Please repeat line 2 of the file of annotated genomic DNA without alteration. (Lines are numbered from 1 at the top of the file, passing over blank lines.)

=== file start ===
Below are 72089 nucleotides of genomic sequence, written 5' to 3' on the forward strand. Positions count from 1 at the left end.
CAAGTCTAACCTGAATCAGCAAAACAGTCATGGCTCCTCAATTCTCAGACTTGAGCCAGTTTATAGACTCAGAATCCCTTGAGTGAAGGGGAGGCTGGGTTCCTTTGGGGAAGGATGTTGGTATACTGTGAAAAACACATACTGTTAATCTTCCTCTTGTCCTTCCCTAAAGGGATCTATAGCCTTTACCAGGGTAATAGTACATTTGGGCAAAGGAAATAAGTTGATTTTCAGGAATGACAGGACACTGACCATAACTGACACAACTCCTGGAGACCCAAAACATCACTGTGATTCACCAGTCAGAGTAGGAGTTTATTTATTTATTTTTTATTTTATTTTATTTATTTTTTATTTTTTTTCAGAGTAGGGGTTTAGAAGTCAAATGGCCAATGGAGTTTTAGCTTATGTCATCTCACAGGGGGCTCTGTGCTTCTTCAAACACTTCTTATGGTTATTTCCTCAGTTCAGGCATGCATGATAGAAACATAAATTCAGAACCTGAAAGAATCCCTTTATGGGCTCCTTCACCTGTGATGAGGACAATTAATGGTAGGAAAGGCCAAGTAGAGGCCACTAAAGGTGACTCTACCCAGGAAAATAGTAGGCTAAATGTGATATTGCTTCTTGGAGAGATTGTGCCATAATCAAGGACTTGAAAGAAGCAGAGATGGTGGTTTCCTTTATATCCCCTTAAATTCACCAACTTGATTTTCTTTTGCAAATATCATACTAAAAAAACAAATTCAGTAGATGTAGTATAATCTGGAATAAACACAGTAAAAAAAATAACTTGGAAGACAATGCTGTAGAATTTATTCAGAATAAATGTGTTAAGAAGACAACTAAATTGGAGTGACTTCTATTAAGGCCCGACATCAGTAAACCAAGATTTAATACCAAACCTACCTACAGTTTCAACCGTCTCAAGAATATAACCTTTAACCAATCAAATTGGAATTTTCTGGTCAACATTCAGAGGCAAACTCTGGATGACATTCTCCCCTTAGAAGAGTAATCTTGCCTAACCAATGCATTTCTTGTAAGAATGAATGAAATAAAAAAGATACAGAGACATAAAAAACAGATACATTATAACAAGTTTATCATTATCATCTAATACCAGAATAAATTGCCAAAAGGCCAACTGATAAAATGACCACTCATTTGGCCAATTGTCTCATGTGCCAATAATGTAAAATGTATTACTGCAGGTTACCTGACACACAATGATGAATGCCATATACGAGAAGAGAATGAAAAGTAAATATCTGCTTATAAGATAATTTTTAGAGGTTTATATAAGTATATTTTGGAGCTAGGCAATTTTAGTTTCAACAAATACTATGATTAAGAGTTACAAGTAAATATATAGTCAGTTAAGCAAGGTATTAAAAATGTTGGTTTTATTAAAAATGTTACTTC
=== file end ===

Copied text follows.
CAAGTCTAACCTGAATCAGCAAAACAGTCATGGCTCCTCAATTCTCAGACTTGAGCCAGTTTATAGACTCAGAATCCCTTGAGTGAAGGGGAGGCTGGGTTCCTTTGGGGAAGGATGTTGGTATACTGTGAAAAACACATACTGTTAATCTTCCTCTTGTCCTTCCCTAAAGGGATCTATAGCCTTTACCAGGGTAATAGTACATTTGGGCAAAGGAAATAAGTTGATTTTCAGGAATGACAGGACACTGACCATAACTGACACAACTCCTGGAGACCCAAAACATCACTGTGATTCACCAGTCAGAGTAGGAGTTTATTTATTTATTTTTTATTTTATTTTATTTATTTTTTATTTTTTTTCAGAGTAGGGGTTTAGAAGTCAAATGGCCAATGGAGTTTTAGCTTATGTCATCTCACAGGGGGCTCTGTGCTTCTTCAAACACTTCTTATGGTTATTTCCTCAGTTCAGGCATGCATGATAGAAACATAAATTCAGAACCTGAAAGAATCCCTTTATGGGCTCCTTCACCTGTGATGAGGACAATTAATGGTAGGAAAGGCCAAGTAGAGGCCACTAAAGGTGACTCTACCCAGGAAAATAGTAGGCTAAATGTGATATTGCTTCTTGGAGAGATTGTGCCATAATCAAGGACTTGAAAGAAGCAGAGATGGTGGTTTCCTTTATATCCCCTTAAATTCACCAACTTGATTTTCTTTTGCAAATATCATACTAAAAAAACAAATTCAGTAGATGTAGTATAATCTGGAATAAACACAGTAAAAAAAATAACTTGGAAGACAATGCTGTAGAATTTATTCAGAATAAATGTGTTAAGAAGACAACTAAATTGGAGTGACTTCTATTAAGGCCCGACATCAGTAAACCAAGATTTAATACCAAACCTACCTACAGTTTCAACCGTCTCAAGAATATAACCTTTAACCAATCAAATTGGAATTTTCTGGTCAACATTCAGAGGCAAACTCTGGATGACATTCTCCCCTTAGAAGAGTAATCTTGCCTAACCAATGCATTTCTTGTAAGAATGAATGAAATAAAAAAGATACAGAGACATAAAAAACAGATACATTATAACAAGTTTATCATTATCATCTAATACCAGAATAAATTGCCAAAAGGCCAACTGATAAAATGACCACTCATTTGGCCAATTGTCTCATGTGCCAATAATGTAAAATGTATTACTGCAGGTTACCTGACACACAATGATGAATGCCATATACGAGAAGAGAATGAAAAGTAAATATCTGCTTATAAGATAATTTTTAGAGGTTTATATAAGTATATTTTGGAGCTAGGCAATTTTAGTTTCAACAAATACTATGATTAAGAGTTACAAGTAAATATATAGTCAGTTAAGCAAGGTATTAAAAATGTTGGTTTTATTAAAAATGTTACTTC